“Trans People Don’t Need Sympathy But Understanding, Acceptance And Dignity”

Posted on September 9, 2016 in #StandWithMe, Human Rights, LGBTQ

By Kshitij Singh:

Editor’s note: Over 92% of women in India experience some form of harassment, yet, we hesitate to speak up. To help create safe spaces for conversations around these experiences, Youth Ki Awaaz and Breakthrough India have come together to encourage more individuals to speak out and support one another. The piece below is a part of this collaboration. We ask people everywhere to come, #StandWithMe.

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As I was walking down M.G. Road in Bengaluru, something uncanny caught my eye. I saw people dispersing and looking away as a transwoman was walking towards Brigade road.

I reiterate, she was ‘walking’, not begging. I could see people’s coy smiles, passing a comment or two on her. Not to mention their awkwardness in moving their faces away so as not to make an eye contact with her.

Would it have been the same if it was just another person? Perhaps not. Ostracised from the society, these incidents are daily hassles that trans people have to go through.

But are these incidents really mundane? Unimportant? The silence and behaviour of people I witnessed that day speak volumes about the transphobic nature of the Indian society.

Pushed to the margins from the mainstream, male-to-female trans individuals in India from distinct local communities called Hijras, Jagappas, Siva-Shaktis, etc., have long had their own history consisting of their cultural identities and varied communities to sustain themselves.

Treated mercilessly by society’s norms and its people, trans people often have to run away from their families to join these communities. All this may sound clichèd, but there is so much that many trans people go through that we don’t know about.

In the last three weeks of my diploma course in sexuality, gender and life skills, there were thorough and intense discussions on sexuality and gender identity which I would use to explain the discrimination trans people face.

The very first one would be the lack of awareness. People often confuse gender identity and the sex of a person. They are not the same.

Sex is biologically determined; whether one is born male, female or intersex. Gender is a social construct i.e. what society believes is a man or a woman. Gender identity is how one sees oneself; it has nothing to do with the society. For most trans women, their sex is male, but their gender identity is that of a female, and use gender pronouns of their choice.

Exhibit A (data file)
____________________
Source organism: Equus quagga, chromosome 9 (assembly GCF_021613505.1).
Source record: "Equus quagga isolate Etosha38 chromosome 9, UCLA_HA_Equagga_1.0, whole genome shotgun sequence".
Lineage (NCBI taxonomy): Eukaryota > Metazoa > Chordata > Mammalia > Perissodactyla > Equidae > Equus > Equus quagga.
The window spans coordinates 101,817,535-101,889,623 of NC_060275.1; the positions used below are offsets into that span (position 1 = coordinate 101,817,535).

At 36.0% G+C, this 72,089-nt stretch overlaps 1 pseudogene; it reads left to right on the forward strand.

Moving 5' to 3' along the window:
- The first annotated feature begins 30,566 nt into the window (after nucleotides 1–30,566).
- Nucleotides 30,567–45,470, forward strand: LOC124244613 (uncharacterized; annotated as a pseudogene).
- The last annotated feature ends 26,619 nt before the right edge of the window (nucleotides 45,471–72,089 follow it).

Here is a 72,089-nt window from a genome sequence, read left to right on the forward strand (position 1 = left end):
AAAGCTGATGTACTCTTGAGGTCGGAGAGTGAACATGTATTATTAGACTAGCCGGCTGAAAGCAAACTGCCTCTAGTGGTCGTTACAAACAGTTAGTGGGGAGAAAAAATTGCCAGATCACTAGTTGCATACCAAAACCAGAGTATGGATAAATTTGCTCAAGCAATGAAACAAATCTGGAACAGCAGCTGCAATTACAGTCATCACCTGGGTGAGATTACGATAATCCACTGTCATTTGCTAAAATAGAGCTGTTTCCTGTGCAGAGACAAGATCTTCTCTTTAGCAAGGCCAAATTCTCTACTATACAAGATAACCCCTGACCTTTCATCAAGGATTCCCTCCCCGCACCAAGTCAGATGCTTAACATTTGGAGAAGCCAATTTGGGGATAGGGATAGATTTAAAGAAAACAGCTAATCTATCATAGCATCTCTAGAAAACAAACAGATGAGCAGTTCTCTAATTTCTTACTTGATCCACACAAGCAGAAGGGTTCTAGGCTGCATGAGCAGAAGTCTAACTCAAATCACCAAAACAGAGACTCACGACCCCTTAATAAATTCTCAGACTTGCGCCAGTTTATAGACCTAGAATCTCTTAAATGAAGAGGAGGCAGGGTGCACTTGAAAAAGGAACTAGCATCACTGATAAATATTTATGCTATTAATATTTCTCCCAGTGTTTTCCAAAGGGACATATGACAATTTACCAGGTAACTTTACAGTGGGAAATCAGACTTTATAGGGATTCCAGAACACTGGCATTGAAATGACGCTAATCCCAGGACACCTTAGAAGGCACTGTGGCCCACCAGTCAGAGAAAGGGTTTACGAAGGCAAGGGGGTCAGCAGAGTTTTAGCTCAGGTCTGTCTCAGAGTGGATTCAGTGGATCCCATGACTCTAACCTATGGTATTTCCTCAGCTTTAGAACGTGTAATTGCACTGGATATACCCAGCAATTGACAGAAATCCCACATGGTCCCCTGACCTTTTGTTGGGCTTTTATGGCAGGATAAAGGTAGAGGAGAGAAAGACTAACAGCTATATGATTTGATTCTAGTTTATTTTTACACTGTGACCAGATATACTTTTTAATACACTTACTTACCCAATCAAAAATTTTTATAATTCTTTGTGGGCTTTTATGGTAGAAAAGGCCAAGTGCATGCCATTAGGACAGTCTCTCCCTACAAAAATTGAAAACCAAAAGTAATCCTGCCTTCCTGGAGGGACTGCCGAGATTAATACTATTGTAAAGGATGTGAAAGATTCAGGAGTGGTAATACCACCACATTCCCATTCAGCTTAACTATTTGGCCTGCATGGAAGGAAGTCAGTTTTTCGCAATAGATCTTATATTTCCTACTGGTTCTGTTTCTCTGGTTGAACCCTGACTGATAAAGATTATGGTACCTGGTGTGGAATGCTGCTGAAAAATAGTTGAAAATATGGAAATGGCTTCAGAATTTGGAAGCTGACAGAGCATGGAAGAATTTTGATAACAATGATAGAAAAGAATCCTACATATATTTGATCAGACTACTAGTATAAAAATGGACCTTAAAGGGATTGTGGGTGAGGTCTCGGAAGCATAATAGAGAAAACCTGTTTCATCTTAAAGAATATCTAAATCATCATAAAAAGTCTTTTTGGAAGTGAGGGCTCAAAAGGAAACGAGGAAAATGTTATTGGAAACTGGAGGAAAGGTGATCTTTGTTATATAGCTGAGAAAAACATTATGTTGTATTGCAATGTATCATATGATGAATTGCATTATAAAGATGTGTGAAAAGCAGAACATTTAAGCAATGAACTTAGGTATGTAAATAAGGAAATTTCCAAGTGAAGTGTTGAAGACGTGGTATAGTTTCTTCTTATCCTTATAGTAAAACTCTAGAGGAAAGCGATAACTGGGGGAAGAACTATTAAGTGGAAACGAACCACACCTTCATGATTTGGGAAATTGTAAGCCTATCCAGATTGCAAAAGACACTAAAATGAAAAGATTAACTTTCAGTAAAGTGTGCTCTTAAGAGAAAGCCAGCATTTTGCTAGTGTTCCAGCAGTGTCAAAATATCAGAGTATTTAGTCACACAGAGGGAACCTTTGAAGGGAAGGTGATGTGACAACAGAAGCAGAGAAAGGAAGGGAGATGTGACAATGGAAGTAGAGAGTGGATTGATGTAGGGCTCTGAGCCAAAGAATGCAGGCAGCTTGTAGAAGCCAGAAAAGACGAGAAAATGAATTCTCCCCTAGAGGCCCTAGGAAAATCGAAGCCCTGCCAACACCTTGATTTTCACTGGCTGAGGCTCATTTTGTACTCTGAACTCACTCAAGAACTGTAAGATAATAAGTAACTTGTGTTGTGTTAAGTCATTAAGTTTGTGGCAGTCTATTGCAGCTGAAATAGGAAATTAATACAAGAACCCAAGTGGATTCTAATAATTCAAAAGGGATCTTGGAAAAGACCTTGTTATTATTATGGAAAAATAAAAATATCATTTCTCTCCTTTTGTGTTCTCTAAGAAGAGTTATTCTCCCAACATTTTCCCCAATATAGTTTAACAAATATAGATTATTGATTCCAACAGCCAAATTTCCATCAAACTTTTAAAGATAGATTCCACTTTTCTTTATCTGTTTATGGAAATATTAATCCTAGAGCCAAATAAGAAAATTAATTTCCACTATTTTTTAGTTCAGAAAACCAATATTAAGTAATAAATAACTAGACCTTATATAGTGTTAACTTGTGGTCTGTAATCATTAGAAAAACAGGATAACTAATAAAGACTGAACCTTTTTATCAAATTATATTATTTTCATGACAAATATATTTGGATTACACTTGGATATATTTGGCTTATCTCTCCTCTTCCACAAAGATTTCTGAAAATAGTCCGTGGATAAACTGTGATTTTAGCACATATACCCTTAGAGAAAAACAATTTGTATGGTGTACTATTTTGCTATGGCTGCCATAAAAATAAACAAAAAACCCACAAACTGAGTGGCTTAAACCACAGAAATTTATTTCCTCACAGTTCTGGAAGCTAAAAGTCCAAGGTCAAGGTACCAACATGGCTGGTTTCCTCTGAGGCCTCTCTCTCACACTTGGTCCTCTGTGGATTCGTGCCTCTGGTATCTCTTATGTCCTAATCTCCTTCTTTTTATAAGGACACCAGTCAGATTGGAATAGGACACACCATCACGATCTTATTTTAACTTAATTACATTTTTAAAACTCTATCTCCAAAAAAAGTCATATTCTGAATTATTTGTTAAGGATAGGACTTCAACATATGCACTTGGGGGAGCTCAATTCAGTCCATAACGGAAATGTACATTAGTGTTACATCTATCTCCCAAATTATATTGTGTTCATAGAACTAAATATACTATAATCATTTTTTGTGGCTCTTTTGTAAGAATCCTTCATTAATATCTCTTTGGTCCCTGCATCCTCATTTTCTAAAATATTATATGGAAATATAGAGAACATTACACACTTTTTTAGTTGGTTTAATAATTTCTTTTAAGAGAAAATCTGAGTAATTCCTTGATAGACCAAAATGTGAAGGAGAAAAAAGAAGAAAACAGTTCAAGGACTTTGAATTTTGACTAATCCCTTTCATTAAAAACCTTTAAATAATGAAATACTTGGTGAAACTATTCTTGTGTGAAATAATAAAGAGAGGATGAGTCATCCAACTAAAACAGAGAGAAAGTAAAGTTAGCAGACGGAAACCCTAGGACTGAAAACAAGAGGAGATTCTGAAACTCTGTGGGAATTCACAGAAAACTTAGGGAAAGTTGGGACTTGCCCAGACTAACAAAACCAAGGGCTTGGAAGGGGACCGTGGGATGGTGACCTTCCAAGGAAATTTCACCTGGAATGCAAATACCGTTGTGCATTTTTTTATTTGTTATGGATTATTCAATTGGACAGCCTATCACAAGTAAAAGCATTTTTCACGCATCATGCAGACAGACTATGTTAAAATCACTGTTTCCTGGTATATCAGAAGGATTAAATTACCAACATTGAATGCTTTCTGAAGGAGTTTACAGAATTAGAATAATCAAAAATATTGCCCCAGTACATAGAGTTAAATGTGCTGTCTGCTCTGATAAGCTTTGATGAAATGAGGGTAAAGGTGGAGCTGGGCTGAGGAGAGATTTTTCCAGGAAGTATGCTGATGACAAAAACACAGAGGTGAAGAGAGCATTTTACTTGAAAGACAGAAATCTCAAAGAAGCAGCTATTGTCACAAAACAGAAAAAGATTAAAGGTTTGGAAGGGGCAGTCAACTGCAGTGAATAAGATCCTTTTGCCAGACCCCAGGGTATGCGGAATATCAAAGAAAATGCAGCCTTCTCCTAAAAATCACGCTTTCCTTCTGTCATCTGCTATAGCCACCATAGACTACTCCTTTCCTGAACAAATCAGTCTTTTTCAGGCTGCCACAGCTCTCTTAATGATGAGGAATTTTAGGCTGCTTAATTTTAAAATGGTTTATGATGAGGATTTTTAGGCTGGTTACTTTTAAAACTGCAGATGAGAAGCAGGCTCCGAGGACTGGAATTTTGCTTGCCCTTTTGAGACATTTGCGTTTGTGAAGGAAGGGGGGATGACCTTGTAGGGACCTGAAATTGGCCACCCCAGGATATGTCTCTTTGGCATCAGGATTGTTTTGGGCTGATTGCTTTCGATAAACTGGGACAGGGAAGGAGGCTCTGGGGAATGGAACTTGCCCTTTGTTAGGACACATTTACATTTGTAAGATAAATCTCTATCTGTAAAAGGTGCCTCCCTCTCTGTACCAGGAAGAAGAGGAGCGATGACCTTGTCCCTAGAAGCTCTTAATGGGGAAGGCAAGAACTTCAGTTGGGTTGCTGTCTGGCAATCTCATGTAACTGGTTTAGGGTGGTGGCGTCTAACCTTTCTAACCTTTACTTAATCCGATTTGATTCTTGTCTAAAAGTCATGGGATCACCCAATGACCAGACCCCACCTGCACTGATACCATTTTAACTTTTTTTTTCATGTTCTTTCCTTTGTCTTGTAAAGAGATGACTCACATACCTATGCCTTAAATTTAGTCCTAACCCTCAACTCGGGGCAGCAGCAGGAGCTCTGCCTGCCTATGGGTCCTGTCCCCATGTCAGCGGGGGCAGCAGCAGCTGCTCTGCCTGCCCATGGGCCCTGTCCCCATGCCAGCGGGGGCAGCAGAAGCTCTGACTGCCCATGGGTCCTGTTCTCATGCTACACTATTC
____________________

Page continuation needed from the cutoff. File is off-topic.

Society terms anything which is different as ‘not normal’. Denied basic rights from the society and pushed to the margins, trans communities in India have a long history of their own Gods, beliefs and ritualistic practices.

A community is run by a Guru, a leader who looks after her ‘chelas’ using the money they collect. As it is very clear that there is no economic inclusion of transgenders, they resort to ‘mangti’ or begging, ‘badhai’ where they seek money from family occasions like marriage or birth of a child and ‘pun’ which is sex work.

Many trans communities across India have a practice called ‘nirwaan’ in which they welcome a new trans person ‘akwa’ into their community through the crude removal of penis and testes.

They consider this practice as an important one because only by undergoing this, is a trans individual fully accepted and respected in the community. This practice is common since they cannot afford sex reassignment surgery but have a strong will to undergo this because of the dislike they carry towards their bodies.

In a field visit that was part of my course, I met Deeksha (name changed), a trans woman and a transgender rights activist living in Bengaluru.

She narrated the story of her life of how she became who she is today. Thrown out of her home for revealing her gender identity, she told me how her parents’ only consideration was what their relatives and friends would think and say.

Apart from being bullied by her peers, Deeksha was rebuked by her college professors for her personal choice of dressing as well as her behaviour. They would comment saying that she was failing to be a boy.

Strong and stoical Deeksha left college saying that they had “failed to be professors and teachers”. She also narrated how she was raped by few men and ran back to her home for help but her parents didn’t allow her in.

Deeksha clearly highlighted a very important fact that trans people don’t need sympathy but simply an understanding, acceptance and dignity just as all other human beings.

Hence, condemning a person for being who they are is completely unjustified and so is society’s power to exercise unnecessary control over an individual’s gender or sexuality.

Deeksha, now, is a brave and strong trans woman and an activist who learns English and pursues dancing as her hobby.

Throughout this journey of learning and understanding the vast oceans that gender and sexuality are, I also observed another noteworthy issue that there is no place, community or even a little bit of freedom to express female-to-male transgender identity in India.

Being a transman is often termed as ‘tomboyish’ or just a phase in a girl’s life and not even thought of as a gender identity. It’s an indicator of the overall patriarchal system where female sexuality and it’s expression doesn’t exist at all.
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If you’d like to share your own experiences – from dealing with everyday sexism and gender stereotyping, to period shaming, harassment and abuse , do share your stories using #StandWithMe, and help take this important conversation forward.

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Image source: Sonu Mehta, Kevin Frayer/Getty Images

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